Monday, July 21, 2008

the skin i'm in

I stepped on the scale this morning.

I weigh under 200 pounds for the first time in, like, forever.Seriously. I think I was probably over 200 for most of high school, certainly since having my first child almost 19 years ago.

I've lost 100 pounds in 9 1/2 months.

Okay, breathe.

It's exciting and euphoric and scary as hell. I look good. The problem is that most of the time when I look in the mirror, I don't recognize the person looking back. Who is she, this woman who actually has shape, who has decided that she's not going to hide anymore?

Well, she used to look like this:

And now she looks like this:

When I thought, a year ago, about what I might look like, I figured I'd look like me, only smaller. With wrinkly, old skin because your skin, they tell you, might be loose when you lose the weight. That didn't happen, probably because I've been working with weights. I have curve, and definition. My hair got curly instead of falling out. My skin is clear. You can see my eyes. I've lost two cup sizes and have gone from a 24/26 to a 14/16.

Like I said, sometimes I don't recognize myself.

I thought I knew what I signed up for when I had the surgery - I thought I was prepared for the emotional changes that weight loss would bring.

I wasn't.

More than a year ago, the sisters in my coven and I went on a weekend away, to a cottage on Georgian Bay, to hang out, eat, do ritual, bond a little more. At least that was the idea. It mostly worked. Except that I have a very thin skin when it comes to a few things, and I took exception to what one of my lovely sisters was telling me, in her effort to be honest, to draw me out.

"You're a hider", she told me. "When I read your words, I think "wordsmith." When I talk to you, it's like your someone else entirely, that you've hidden yourself so well that you might never come out. And what I'd really like is for the person who's inside to come out and play for a little while."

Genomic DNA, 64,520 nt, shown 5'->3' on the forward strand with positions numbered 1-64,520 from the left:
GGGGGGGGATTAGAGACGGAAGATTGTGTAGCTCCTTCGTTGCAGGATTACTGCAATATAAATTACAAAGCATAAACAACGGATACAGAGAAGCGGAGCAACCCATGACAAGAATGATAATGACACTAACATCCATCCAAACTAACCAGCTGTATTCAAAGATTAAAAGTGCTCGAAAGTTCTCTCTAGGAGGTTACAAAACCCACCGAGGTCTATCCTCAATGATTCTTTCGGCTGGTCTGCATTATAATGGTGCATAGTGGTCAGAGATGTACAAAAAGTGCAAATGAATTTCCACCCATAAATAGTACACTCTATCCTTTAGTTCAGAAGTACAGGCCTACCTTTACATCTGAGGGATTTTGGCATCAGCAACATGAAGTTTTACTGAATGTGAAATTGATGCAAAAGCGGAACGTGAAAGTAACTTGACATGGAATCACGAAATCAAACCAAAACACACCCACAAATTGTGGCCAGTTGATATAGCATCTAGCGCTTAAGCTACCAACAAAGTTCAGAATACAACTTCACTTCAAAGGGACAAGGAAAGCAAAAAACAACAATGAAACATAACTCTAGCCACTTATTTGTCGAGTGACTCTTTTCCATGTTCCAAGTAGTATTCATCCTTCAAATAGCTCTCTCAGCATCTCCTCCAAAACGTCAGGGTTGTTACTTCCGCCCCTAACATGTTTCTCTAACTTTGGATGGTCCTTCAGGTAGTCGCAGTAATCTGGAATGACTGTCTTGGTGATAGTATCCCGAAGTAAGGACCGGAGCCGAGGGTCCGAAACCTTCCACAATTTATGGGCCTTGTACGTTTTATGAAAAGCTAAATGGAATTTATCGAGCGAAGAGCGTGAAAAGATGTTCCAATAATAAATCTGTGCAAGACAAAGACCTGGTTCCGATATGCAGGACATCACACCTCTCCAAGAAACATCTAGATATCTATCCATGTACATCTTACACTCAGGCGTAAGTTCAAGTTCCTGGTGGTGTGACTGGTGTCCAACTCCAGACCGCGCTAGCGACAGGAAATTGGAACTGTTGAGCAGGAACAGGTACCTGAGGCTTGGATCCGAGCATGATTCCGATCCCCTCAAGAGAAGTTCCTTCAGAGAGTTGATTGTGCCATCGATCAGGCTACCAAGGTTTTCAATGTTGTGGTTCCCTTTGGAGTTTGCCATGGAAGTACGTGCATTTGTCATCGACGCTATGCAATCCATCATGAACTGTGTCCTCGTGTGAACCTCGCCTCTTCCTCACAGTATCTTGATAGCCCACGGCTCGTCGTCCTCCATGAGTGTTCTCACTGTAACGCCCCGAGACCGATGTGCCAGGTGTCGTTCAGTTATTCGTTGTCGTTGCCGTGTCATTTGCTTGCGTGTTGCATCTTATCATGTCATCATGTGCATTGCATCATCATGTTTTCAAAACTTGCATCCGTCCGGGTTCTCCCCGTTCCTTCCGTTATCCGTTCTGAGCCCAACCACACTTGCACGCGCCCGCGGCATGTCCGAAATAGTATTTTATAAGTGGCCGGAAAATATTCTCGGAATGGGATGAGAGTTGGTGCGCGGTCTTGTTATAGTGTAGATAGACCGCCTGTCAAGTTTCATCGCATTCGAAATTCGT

Naturally, I took great umbrage over what she had to say. Why can't I have a different writing voice? Of course I'm not as interesting in person as I am through my words. Who is?

The thing is, she was right.

I've never been comfortable in my own skin, not since I was an abused child, not since I was confused, very early on, about my own identity. I didn't want the skin, didn't want the shape, didn't want to be noticed. I hid behind my weight, behind my books, behind a curtain of overpowering shyness that was close to some kind of social aphasia. Over the years, I learned social skills, small talk, how to dial a phone and talk to someone, how to meet new people without experiencing overwhelming anxiety. But I hid the most important parts of me away from just about everyone. I told myself pretty lies about how I was comfortable with who I was. It took extreme physical discomfort to realize that if I wanted to live, I had to actually live. Take the risk of losing the pounds that protected me and isolated me.

And food numbed me out. When you don't want to feel, when you're afraid of experiencing the full range of human emotions because you just might feel pain, food is a great way to go. It numbs you and it helps you hide. it makes you invisible. It physically satisfies you. Now when I have eaten too much, I don't like the numb sensation that goes along with it. I eat less in order to avoid it. But a year ago, I couldn't stop, even though I could barely make it around the block and my knees wouldn't support my body weight anymore.

I wasn't making a conscious decision to change all of this when I had the surgery last October. But subconsciously, I think I knew.

And coming out (or starting to) was definitely a conscious decision. I don't know where it will lead. I'm willing to take the risks, in order to experience the things I have been missing all along. I have a feeling that another year from now I will have experienced even greater, more powerful changes. Maybe I'll fall in love.

Maybe I'll be able to tell people that my first real love was a girl I met when I was a camp counselor in high school.

Maybe I will be even more open to touch than I am now.

Maybe I will finally be comfortable in the skin I'm in.

I'm willing to move from my safe, comfortable and emotionally dry hiding spot, and take the risks that will lead me to new, strange, wonderful places.

At last.

1 comment:

Maria said...

What a brave, wonderful person you are.